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Characterization of mature maize (Zea mays L.) root system architecture and complexity in a diverse set of Ex-PVP inbreds and hybrids.

Hauck AL, Novais J, Grift TE, Bohn MO - Springerplus (2015)

Bottom Line: For each trait, per se line effects were highly significant and the most important contributor to trait performance.The interaction between the environment and the additive line effect was also significant for all traits.Inbreds with contrasting effects on complexity and architecture traits were observed, suggesting that root complexity and architecture traits are inherited independently.

View Article: PubMed Central - PubMed

Affiliation: Department of Crop Sciences, University of Illinois, 1102 S. Goodwin Ave., Urbana, IL 61801 USA.

ABSTRACT
The mature root system is a vital plant organ, which is critical to plant performance. Commercial maize (Zea mays L.) breeding has resulted in a steady increase in plant performance over time, along with noticeable changes in above ground vegetative traits, but the corresponding changes in the root system are not presently known. In this study, roughly 2500 core root systems from field trials of a set of 10 diverse elite inbreds formerly protected by Plant Variety Protection plus B73 and Mo17 and the 66 diallel intercrosses among them were evaluated for root traits using high throughput image-based phenotyping. Overall root architecture was modeled by root angle (RA) and stem diameter (SD), while root complexity, the amount of root branching, was quantified using fractal analysis to obtain values for fractal dimension (FD) and fractal abundance (FA). For each trait, per se line effects were highly significant and the most important contributor to trait performance. Mid-parent heterosis and specific combining ability was also highly significant for FD, FA, and RA, while none of the traits showed significant general combining ability. The interaction between the environment and the additive line effect was also significant for all traits. Within the inbred and hybrid generations, FD and FA were highly correlated (rp ≥ 0.74), SD was moderately correlated to FD and FA (0.69 ≥ rp ≥ 0.48), while the correlation between RA and other traits was low (0.13 ≥ rp ≥ -0.40). Inbreds with contrasting effects on complexity and architecture traits were observed, suggesting that root complexity and architecture traits are inherited independently. A more comprehensive understanding of the maize root system and the way it interacts with the environment will be useful for defining adaptation to nutrient acquisition and tolerance to stress from drought and high plant densities, critical factors in the yield gains of modern hybrids.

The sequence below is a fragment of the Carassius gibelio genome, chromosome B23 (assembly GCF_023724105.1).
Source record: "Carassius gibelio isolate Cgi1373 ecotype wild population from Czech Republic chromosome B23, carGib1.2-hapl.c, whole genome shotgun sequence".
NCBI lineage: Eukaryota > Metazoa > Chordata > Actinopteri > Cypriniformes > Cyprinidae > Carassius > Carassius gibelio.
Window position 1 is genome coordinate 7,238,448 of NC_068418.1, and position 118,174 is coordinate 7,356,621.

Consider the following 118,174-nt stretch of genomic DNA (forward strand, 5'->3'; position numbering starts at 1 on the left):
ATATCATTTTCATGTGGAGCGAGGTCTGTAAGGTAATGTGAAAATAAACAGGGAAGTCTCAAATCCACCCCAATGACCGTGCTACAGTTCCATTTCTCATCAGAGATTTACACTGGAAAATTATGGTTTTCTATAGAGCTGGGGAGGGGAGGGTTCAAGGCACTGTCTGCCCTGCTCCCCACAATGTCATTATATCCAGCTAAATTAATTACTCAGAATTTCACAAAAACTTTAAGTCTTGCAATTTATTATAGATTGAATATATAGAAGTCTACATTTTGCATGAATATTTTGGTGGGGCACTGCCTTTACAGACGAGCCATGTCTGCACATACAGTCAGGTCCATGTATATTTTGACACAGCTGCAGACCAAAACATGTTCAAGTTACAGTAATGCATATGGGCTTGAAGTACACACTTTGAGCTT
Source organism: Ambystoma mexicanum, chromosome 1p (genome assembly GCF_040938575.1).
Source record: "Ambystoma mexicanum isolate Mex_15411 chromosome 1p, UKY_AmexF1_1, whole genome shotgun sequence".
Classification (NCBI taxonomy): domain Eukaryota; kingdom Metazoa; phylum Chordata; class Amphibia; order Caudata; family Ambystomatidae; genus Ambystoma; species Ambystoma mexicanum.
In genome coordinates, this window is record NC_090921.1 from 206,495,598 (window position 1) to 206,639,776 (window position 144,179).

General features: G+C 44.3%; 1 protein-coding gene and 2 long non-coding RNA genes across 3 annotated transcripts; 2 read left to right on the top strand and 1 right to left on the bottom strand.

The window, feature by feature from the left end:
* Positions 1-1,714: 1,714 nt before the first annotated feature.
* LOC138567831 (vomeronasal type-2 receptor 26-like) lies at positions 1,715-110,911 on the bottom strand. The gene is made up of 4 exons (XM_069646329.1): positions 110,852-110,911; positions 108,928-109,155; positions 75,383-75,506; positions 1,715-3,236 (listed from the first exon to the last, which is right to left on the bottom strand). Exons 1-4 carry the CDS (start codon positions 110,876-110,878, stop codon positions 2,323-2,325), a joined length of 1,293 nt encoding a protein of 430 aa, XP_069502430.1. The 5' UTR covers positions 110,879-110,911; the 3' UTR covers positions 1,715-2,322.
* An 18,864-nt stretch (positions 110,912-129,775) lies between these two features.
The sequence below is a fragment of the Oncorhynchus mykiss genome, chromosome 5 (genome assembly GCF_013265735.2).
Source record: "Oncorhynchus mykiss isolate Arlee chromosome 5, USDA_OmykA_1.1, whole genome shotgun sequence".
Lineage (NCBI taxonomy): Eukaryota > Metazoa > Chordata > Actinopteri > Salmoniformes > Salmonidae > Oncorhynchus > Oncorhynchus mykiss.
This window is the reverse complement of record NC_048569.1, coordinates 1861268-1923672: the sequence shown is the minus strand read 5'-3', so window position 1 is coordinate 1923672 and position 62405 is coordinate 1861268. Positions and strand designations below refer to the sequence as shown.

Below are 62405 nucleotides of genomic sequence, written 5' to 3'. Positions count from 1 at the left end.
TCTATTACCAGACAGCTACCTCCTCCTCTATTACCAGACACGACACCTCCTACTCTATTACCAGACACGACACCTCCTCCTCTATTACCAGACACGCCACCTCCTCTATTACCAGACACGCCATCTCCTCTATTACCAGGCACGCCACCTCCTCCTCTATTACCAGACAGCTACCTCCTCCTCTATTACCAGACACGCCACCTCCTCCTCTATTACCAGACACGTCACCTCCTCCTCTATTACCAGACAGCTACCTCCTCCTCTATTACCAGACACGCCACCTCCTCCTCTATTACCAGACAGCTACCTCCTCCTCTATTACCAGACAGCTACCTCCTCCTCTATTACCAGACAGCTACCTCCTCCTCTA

No MeSH data available.